Was even at a work mates place once, he had Sky and brought a wide screen TV, saw the bottom of the screen was cut off. Changed settings in decoder to 16:9 and made a big difference for him, he wasn't even aware up to that point.

 

I was in one shop and to set up a TomTom like Nav device they wanted around $150, thought that was ridiculous for a 10 to 15 minute job.

 

Everyone is probably still learning about the new environment we are in, so the screw up here is not allowing for the longer delivery times, looks like they're onto it.   


318 posts

Ultimate Geek


  #2486589 19-May-2020 19:00
Send private message quote this post

I think you're right, and in this case Vodafone do in fact have the perfect product (GoldNet as mentioned upthread) which is well promoted through the likes of SeniorNet. Speaking of SeniorNet, it might be worthwhile your neighbour joining her local SeniorNet chapter if there is one.

 

Would have been great also to see fibre rolled out without the involvement of an RSP to help with situations like this - person in the house currently doesn't really need it, but still a benefit to having the house connected long term.





Ant  Reformed geek | Referral links: Electric Kiwi  Sharesies  Stake


3897 posts

Uber Geek

Trusted
Lifetime subscriber

  #2486617 19-May-2020 20:13
Send private message quote this post

musicismypill:

 

But without me, I doubt she would understand the difference between 4G wireless, ADSL/VDSL, VOIP etc and all of the complications that go with each.

 

Originally she was dead against us (shared drive) getting Fibre installed. After thoroughly explaining it in simple terms to her she consented and after the installation was done she couldn't have been more apologetic for her initial reluctance and was impressed with the quality of work carried out.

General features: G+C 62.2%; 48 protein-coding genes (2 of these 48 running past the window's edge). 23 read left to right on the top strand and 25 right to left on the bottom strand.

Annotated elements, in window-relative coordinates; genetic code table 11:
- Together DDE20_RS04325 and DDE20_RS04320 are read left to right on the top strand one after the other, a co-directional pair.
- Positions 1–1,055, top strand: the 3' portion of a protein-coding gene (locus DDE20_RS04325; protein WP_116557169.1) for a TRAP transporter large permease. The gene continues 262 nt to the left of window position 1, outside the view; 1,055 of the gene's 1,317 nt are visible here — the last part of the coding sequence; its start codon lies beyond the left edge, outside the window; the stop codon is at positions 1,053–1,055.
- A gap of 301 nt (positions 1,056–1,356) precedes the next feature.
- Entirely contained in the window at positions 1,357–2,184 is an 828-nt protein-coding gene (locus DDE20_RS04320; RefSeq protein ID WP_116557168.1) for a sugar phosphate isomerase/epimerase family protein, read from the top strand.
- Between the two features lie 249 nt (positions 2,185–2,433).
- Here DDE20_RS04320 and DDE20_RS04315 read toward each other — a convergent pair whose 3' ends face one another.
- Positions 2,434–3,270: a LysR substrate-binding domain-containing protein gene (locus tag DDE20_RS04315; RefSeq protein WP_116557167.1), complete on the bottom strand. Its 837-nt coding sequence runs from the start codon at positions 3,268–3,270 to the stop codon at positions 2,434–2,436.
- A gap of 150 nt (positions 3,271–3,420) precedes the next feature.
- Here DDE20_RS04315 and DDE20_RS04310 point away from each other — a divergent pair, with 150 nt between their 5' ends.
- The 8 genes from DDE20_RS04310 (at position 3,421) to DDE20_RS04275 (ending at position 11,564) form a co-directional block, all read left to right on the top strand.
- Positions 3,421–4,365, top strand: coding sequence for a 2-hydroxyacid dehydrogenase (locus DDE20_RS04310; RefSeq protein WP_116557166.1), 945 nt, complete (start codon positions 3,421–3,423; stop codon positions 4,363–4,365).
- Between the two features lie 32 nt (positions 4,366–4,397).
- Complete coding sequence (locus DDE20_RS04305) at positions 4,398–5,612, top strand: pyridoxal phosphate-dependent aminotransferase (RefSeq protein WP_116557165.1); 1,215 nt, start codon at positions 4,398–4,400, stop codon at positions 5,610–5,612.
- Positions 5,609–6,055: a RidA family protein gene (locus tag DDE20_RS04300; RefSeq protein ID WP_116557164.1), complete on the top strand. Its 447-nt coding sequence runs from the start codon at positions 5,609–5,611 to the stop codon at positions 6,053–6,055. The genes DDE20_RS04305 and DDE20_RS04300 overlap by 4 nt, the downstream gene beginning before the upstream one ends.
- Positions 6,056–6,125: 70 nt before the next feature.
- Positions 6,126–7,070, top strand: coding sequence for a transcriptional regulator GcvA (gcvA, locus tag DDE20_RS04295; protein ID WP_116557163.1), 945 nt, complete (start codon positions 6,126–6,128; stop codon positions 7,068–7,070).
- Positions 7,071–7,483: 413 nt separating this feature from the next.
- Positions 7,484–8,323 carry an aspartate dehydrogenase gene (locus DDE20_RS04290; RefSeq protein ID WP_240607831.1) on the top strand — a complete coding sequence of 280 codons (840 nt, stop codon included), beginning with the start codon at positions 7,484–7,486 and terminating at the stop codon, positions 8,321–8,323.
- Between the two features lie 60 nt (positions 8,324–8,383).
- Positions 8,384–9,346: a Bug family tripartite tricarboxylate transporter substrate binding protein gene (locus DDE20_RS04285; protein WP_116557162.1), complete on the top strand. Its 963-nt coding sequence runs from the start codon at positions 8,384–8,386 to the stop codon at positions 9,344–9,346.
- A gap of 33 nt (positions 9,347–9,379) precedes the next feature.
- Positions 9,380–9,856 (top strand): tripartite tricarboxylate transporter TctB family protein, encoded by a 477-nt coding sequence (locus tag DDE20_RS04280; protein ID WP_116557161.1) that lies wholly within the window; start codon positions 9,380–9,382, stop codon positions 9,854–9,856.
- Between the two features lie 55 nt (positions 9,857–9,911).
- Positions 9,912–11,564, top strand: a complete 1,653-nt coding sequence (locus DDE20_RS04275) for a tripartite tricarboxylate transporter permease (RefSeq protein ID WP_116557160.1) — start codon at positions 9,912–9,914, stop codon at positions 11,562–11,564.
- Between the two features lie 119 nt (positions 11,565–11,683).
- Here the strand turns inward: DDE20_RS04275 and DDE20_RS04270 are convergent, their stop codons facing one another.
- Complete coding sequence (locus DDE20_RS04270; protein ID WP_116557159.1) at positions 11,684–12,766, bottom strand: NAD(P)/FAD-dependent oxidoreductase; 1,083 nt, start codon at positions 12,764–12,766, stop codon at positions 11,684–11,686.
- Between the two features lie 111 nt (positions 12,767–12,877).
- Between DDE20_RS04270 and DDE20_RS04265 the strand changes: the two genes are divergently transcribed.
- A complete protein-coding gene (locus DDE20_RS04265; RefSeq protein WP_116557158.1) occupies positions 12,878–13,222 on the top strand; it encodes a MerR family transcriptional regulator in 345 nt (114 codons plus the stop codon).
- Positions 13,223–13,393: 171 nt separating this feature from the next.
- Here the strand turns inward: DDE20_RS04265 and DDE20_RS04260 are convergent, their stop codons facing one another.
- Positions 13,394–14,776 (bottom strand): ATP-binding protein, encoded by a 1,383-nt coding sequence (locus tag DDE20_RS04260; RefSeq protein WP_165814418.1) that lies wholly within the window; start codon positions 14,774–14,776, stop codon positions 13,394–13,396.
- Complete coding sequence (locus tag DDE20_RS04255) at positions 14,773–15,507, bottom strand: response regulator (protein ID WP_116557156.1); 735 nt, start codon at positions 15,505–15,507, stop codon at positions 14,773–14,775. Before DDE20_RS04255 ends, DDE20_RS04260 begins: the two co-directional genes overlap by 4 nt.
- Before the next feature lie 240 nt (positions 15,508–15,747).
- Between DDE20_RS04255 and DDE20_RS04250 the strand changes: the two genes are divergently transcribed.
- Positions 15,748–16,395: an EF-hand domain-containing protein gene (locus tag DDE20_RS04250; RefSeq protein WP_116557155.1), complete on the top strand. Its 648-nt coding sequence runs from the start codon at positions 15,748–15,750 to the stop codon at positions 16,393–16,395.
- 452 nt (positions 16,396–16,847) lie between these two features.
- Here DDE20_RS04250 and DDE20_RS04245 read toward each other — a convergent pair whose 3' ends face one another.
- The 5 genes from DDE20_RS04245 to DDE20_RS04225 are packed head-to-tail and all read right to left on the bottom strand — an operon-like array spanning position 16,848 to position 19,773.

My point is - should the burden be placed on 'geeks' or 'geek-like' family members and friends? What about people who don't have a geek? They either need to increase their own knowledge or perhaps pay some 'geeks on wheels' type service to help.

 

 

This is no different than any somewhat specialised product or service. Car manufacturers don't have a special offering for people who don't understand cars and power companies don't have a special offering for people who don't understand daily charges and high/low user rates.

 

At the end Caveat Emptor will always apply. Mass market companies cater to the mass market, and what it will pay. It doesn't make it easy for people who don't understand specialised offerings. Just as they may have asked their mechanic for advice in buying a car they need to call on their network or pay for help.

 

 


318 posts

Ultimate Geek


  #2487381 20-May-2020 20:11
Send private message quote this post

Incidentally the local library where my grandparents are also offers seniors’ tech workshops and classes. They also offer them to low income families and others not so confident with tech. They apparently include tutorials on getting connected and understanding the jargon, as well as using your devices. Plus as mentioned, SeniorNet.

I think the ISPs do have a role to play here - but in fairness I actually think Vodafone do a good job of this, and I have heard the Spark stores are very good here as well.




Ant  Reformed geek | Referral links: Electric Kiwi  Sharesies  Stake


Devastation by stupidity
12277 posts

Uber Geek

Lifetime subscriber

  #2487392 20-May-2020 20:42
Send private message quote this post

Handle9:

 

This is no different than any somewhat specialised product or service. Car manufacturers don't have a special offering for people who don't understand cars and power companies don't have a special offering for people who don't understand daily charges and high/low user rates.

 

At the end Caveat Emptor will always apply. Mass market companies cater to the mass market, and what it will pay. It doesn't make it easy for people who don't understand specialised offerings. Just as they may have asked their mechanic for advice in buying a car they need to call on their network or pay for help.